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NEW movement sweeps college campuses
A Virginia-based organization for conservative college women is spreading rapidly to campuses across the country.
Karin Agness founded the Network of Enlightened Women (NEW) in September 2004. She said she had befriended a group of conservative women while interning in Washington and missed the “intellectual stimulation” when she returned to the University of Virginia Charlottesville. She checked various resources on campus, including the Women’s Center, but was ridiculed, she said.
NEW began as a book club, Miss Agness said, but “one of the main goals is to create a network of conservative women.”
The group is expanding and receiving national attention.
Seven chapters, including one at the College of William & Mary, were formed during the 2005-06 academic year.
NEW held its first national conference Friday on Capitol Hill, where the network recognized four new chapters: at Texas State University, California State University at Long Beach, Rice University in Houston, and a South Jersey Collegiate Chapter for students at several campuses in New Jersey.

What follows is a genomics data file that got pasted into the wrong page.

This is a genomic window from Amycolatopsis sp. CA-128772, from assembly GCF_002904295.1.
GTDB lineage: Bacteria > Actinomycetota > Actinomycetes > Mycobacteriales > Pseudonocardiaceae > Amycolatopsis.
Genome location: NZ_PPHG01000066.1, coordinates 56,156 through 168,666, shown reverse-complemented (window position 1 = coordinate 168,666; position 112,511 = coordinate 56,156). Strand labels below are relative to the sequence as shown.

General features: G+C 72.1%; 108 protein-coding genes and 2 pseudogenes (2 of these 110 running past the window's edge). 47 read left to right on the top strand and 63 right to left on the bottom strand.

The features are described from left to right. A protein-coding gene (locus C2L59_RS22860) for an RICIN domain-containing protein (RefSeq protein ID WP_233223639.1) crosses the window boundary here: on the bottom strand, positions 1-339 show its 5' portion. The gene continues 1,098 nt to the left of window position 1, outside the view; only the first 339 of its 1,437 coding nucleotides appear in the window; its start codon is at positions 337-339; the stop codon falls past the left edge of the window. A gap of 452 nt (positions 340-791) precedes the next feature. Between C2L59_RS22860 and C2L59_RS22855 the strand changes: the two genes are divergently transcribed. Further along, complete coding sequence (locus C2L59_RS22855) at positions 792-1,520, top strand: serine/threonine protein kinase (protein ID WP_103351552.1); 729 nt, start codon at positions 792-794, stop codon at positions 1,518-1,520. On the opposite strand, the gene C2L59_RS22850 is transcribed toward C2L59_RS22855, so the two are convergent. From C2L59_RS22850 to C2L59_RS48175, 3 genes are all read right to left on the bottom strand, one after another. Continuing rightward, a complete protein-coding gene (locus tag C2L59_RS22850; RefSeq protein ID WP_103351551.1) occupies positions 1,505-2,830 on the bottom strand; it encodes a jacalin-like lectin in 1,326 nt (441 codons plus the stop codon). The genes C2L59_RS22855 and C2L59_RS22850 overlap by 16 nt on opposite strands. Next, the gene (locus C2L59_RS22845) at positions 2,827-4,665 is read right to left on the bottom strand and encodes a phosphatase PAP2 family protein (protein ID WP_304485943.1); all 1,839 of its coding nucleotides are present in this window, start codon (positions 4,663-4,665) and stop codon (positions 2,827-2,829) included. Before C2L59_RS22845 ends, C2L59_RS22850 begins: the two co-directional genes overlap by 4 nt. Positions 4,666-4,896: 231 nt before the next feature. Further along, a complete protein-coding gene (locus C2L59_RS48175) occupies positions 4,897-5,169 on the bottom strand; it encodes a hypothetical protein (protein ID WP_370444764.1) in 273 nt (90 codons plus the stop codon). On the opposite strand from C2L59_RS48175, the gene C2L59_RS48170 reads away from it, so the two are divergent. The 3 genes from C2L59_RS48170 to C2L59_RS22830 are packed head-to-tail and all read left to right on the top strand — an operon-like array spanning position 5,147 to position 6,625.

The Enlightened Woman of the Year award was presented to Danielle Sturgis, the founder and outgoing president of the chapter at Drake University in Des Moines, Iowa.
Miss Sturgis was chosen because of her “outstanding dedication to conservative principles and her enthusiasm for standing up for them,” Miss Agness said. “She understands the mission of NEW and tries to carry it out to the best of her ability, even when faced with a lot of challenges at Drake.”
Miss Sturgis said in an interview that she founded the Drake chapter after a summer internship at the Clare Boothe Luce Policy Institute, a nonprofit organization in Herndon, Va., that helps conservative women develop leadership skills.
She met with conservative icons such as Phyllis Schlafly and Bay Buchanan and became “aware of the attempted monopoly that radical feminists hold on the college campus.”
Addressing a group of about 35 women in the Rayburn House Office Building, Miss Sturgis said Drake administrators worried that students planning a trip to a nearby gun range would end up killed. “I’m getting a .38 for graduation and I’m pumped,” she said.
She noted the importance of spreading information and advised students to “not apologize for your beliefs.”
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